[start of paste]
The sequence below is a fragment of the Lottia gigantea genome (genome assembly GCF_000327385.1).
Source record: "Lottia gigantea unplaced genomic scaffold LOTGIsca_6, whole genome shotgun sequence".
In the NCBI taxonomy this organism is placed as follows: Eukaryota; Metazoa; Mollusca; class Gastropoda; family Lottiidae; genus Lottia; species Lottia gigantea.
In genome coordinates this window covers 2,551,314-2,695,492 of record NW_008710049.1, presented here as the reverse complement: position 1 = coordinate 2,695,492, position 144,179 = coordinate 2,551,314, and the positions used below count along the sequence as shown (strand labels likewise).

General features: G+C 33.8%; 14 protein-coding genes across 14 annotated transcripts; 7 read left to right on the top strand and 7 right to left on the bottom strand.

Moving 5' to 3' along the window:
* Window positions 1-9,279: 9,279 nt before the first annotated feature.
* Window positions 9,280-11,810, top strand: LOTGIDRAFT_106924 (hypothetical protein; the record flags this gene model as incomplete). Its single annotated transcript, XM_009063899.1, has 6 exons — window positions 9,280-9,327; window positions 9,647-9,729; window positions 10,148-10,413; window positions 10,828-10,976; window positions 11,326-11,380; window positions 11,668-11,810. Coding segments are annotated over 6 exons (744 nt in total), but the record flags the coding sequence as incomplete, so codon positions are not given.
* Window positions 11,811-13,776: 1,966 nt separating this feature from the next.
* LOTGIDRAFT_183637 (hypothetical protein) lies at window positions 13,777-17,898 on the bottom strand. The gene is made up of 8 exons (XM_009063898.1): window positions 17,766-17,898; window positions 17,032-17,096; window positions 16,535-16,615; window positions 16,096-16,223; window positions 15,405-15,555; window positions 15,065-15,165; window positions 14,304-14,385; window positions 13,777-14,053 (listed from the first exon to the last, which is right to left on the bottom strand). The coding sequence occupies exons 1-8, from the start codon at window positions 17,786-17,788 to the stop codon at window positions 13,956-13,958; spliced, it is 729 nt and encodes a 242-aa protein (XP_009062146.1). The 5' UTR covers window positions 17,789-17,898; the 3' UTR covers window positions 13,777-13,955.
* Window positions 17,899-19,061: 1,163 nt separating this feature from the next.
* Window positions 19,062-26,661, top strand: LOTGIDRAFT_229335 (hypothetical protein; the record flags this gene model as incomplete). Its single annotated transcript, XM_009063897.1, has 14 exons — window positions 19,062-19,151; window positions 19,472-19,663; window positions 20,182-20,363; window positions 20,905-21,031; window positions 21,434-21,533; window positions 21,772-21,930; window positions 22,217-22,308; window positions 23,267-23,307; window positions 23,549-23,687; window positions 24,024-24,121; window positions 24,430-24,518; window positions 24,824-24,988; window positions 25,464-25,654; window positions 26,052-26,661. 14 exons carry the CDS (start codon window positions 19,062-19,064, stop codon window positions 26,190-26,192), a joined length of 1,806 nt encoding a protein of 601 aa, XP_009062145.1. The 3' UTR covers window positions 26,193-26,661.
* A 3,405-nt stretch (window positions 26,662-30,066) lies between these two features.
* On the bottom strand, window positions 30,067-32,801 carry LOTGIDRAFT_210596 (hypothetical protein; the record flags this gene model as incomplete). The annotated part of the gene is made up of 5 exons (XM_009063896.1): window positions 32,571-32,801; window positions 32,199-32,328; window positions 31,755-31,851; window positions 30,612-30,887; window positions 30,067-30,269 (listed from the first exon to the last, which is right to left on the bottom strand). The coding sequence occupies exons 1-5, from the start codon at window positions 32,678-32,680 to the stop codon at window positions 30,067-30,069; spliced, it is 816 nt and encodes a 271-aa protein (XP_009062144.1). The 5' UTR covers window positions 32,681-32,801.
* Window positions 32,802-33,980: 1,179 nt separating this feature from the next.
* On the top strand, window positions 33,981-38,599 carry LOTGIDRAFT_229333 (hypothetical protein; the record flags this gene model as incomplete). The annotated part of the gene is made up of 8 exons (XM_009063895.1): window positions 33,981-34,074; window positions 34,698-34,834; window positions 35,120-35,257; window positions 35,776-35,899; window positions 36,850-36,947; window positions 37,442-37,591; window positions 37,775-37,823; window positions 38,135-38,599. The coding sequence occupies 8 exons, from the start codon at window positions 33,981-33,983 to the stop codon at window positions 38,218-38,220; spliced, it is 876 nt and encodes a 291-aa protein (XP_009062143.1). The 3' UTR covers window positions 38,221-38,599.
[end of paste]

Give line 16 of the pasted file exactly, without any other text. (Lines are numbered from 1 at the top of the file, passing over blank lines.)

* On the top strand, window positions 33,981-38,599 carry LOTGIDRAFT_229333 (hypothetical protein; the record flags this gene model as incomplete). The annotated part of the gene is made up of 8 exons (XM_009063895.1): window positions 33,981-34,074; window positions 34,698-34,834; window positions 35,120-35,257; window positions 35,776-35,899; window positions 36,850-36,947; window positions 37,442-37,591; window positions 37,775-37,823; window positions 38,135-38,599. The coding sequence occupies 8 exons, from the start codon at window positions 33,981-33,983 to the stop codon at window positions 38,218-38,220; spliced, it is 876 nt and encodes a 291-aa protein (XP_009062143.1). The 3' UTR covers window positions 38,221-38,599.